D.C. Jail Inmates Dispute Official Account of Fight

By Elissa Silverman
Washington Post Staff Writer
Sunday, July 20, 2008

A disturbance at the D.C. jail last month was more violent than officials initially indicated, and the unit where inmates rebelled was so damaged that it remained closed for almost a month.

In the hours after the unrest, officials said jail operations had returned to normal. But in an interview last week, D.C. Department of Corrections Director Devon Brown acknowledged that the SW-2 unit where the incident occurred was unusable and that the 154 inmates housed in it were moved to other areas of the jail. On Thursday, Brown said, 92 inmates returned to the unit.

"The press release said the essence of what occurred. It was not intended to give a minute, detailed explanation of what took place," said Brown, who declined to estimate the cost of repairs. "I wasn't going to give you a blow-by-blow account of what happened."

Advocates for inmates and neighbors who live close to the jail, located on the banks of the Anacostia River near RFK Stadium, have complained for years that jail officials do not keep them apprised of all that happens at the facility. Officials contend that security risks prevent them from disclosing too much information.

It is still unclear how severely the unit was damaged in the June 22 disturbance.

In an interview Tuesday, Brown said the damage was mostly limited to broken light fixtures, which have proved difficult to replace, and one malfunctioning cell door. But D.C. City Administrator Dan Tangherlini said he was told that three to five cell-door locks, lights and other fixtures were broken. Inmates in the unit said the area looked like a war scene.

Brown said internal investigators are interviewing inmates and officers to come up with a full account of that night's events. Lacking such a report, disclosures of what transpired have come largely by questioning officials about the statements of three inmates in the unit who spoke separately to The Washington Post.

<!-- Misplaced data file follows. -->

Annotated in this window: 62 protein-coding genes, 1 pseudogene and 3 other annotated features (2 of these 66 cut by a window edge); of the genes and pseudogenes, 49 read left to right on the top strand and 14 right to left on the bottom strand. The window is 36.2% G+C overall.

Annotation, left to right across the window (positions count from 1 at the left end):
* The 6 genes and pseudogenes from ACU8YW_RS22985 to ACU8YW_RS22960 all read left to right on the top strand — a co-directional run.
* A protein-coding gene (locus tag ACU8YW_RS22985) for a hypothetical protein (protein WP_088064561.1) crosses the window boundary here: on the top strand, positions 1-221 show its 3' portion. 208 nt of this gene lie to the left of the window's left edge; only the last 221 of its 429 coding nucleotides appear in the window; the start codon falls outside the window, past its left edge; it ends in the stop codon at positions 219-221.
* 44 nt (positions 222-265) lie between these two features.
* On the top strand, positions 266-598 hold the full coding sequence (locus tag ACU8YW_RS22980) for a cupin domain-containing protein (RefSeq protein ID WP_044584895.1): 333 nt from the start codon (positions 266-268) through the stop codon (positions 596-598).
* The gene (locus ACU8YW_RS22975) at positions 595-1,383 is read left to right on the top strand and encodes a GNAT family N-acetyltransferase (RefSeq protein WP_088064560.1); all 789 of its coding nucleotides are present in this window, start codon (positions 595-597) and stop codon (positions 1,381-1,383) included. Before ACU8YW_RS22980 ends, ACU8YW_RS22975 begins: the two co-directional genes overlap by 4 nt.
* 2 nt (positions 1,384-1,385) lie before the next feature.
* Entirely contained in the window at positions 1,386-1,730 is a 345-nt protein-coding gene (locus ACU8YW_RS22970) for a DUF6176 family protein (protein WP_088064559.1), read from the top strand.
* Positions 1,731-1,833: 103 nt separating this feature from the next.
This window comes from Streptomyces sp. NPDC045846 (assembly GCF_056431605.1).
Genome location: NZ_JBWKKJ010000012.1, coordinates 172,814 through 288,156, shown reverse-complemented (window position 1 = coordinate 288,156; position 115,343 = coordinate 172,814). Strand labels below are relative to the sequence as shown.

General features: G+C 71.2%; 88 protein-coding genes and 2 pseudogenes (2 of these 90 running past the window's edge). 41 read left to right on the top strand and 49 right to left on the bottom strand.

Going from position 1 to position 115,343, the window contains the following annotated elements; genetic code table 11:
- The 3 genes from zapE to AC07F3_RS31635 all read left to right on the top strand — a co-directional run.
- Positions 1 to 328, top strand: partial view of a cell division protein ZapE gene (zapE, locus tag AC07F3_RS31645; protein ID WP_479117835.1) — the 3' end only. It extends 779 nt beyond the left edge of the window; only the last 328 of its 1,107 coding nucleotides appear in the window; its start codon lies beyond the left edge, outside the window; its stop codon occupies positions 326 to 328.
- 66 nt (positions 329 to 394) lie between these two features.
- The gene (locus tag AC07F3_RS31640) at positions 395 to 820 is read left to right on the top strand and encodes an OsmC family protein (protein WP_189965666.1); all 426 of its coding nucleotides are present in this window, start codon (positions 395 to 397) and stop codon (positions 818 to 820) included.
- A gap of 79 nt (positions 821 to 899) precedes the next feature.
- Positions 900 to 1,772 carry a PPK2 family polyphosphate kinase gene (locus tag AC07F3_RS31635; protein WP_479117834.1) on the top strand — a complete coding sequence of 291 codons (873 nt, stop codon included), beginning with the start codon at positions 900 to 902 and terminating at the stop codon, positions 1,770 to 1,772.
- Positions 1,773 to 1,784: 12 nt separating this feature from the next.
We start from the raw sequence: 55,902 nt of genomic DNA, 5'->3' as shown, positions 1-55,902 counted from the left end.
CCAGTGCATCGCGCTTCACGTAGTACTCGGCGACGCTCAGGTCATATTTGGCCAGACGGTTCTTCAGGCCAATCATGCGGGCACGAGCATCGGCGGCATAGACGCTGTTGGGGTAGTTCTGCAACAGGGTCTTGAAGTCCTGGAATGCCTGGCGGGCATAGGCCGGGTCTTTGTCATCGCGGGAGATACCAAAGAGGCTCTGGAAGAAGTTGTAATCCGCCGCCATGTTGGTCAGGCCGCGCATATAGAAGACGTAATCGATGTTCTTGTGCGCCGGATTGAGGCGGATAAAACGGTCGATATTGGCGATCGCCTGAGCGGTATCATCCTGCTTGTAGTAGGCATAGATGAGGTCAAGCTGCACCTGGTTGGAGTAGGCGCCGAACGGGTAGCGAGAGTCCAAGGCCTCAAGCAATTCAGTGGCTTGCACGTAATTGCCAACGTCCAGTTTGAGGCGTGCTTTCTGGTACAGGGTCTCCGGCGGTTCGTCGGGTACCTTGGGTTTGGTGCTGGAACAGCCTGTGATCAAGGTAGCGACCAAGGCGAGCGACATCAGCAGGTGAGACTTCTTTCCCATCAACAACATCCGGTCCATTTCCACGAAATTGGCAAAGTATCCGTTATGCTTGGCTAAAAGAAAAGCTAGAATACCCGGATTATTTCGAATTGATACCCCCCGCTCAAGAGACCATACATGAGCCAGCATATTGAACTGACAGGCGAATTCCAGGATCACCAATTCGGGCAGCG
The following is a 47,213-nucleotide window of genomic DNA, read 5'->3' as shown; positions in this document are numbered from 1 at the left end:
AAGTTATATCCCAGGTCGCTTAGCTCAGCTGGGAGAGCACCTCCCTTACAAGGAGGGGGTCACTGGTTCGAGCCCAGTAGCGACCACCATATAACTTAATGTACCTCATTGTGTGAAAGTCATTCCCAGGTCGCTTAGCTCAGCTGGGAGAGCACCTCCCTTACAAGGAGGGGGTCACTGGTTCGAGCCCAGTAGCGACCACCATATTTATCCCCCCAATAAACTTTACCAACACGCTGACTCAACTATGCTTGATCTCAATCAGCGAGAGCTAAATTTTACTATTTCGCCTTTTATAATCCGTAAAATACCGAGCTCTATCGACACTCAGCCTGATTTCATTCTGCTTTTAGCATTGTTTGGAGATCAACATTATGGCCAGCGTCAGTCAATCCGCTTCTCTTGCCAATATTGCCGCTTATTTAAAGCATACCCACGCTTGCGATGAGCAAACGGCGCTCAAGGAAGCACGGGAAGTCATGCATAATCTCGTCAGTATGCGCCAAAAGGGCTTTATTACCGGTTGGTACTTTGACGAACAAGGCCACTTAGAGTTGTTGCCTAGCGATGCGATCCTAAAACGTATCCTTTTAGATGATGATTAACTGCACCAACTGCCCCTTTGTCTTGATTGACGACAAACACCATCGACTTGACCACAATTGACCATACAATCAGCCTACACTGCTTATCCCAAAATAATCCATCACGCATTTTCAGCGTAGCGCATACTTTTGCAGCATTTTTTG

The events immediately preceding the disturbance are not in dispute. A fight broke out early that Sunday evening, delaying dinner for several hours in the SW-2 unit, which houses maximum- and medium-security inmates.

"Food is a big issue," said John Rosser, vice chairman of the union representing D.C. corrections officers. "A little tiff, like holding up food, has the potential to set things off at any moment."

Two dozen to three dozen inmates who were in a common area were upset about the cold food and became unruly. Routine efforts to pacify them failed, jail officials and inmates said.

"Inmates were fighting other inmates for different reasons, inmates were robbing other inmates, and they broke into the counselors' office" in the unit, one inmate wrote in a letter, describing the incident as a "big riot."

All three inmates interviewed said they feared for their safety that night because corrections officers had lost control. The inmates spoke on condition of anonymity for fear of retaliation.

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